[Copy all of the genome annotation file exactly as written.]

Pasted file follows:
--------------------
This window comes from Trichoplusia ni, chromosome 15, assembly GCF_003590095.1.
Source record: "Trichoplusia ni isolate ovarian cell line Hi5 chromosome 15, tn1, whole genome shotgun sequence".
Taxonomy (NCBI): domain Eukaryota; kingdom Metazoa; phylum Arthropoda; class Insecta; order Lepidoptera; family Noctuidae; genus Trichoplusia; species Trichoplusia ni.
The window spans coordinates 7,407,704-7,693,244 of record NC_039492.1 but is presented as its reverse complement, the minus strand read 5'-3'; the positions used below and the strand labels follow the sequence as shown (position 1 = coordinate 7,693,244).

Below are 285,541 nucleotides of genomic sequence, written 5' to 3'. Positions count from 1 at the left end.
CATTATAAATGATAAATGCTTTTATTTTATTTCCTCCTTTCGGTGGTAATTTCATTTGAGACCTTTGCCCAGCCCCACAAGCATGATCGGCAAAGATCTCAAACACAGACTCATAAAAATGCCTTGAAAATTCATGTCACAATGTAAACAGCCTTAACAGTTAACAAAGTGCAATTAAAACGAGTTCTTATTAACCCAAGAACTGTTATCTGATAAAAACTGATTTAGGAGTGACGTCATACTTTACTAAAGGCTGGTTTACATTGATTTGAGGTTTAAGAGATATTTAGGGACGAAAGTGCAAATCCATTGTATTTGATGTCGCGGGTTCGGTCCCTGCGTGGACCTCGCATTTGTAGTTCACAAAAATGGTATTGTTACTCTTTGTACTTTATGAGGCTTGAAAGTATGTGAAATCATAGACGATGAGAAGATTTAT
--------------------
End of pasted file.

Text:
This window comes from Trichoplusia ni, chromosome 15, assembly GCF_003590095.1.
Source record: "Trichoplusia ni isolate ovarian cell line Hi5 chromosome 15, tn1, whole genome shotgun sequence".
Taxonomy (NCBI): domain Eukaryota; kingdom Metazoa; phylum Arthropoda; class Insecta; order Lepidoptera; family Noctuidae; genus Trichoplusia; species Trichoplusia ni.
The window spans coordinates 7,407,704-7,693,244 of record NC_039492.1 but is presented as its reverse complement, the minus strand read 5'-3'; the positions used below and the strand labels follow the sequence as shown (position 1 = coordinate 7,693,244).

Below are 285,541 nucleotides of genomic sequence, written 5' to 3'. Positions count from 1 at the left end.
CATTATAAATGATAAATGCTTTTATTTTATTTCCTCCTTTCGGTGGTAATTTCATTTGAGACCTTTGCCCAGCCCCACAAGCATGATCGGCAAAGATCTCAAACACAGACTCATAAAAATGCCTTGAAAATTCATGTCACAATGTAAACAGCCTTAACAGTTAACAAAGTGCAATTAAAACGAGTTCTTATTAACCCAAGAACTGTTATCTGATAAAAACTGATTTAGGAGTGACGTCATACTTTACTAAAGGCTGGTTTACATTGATTTGAGGTTTAAGAGATATTTAGGGACGAAAGTGCAAATCCATTGTATTTGATGTCGCGGGTTCGGTCCCTGCGTGGACCTCGCATTTGTAGTTCACAAAAATGGTATTGTTACTCTTTGTACTTTATGAGGCTTGAAAGTATGTGAAATCATAGACGATGAGAAGATTTAT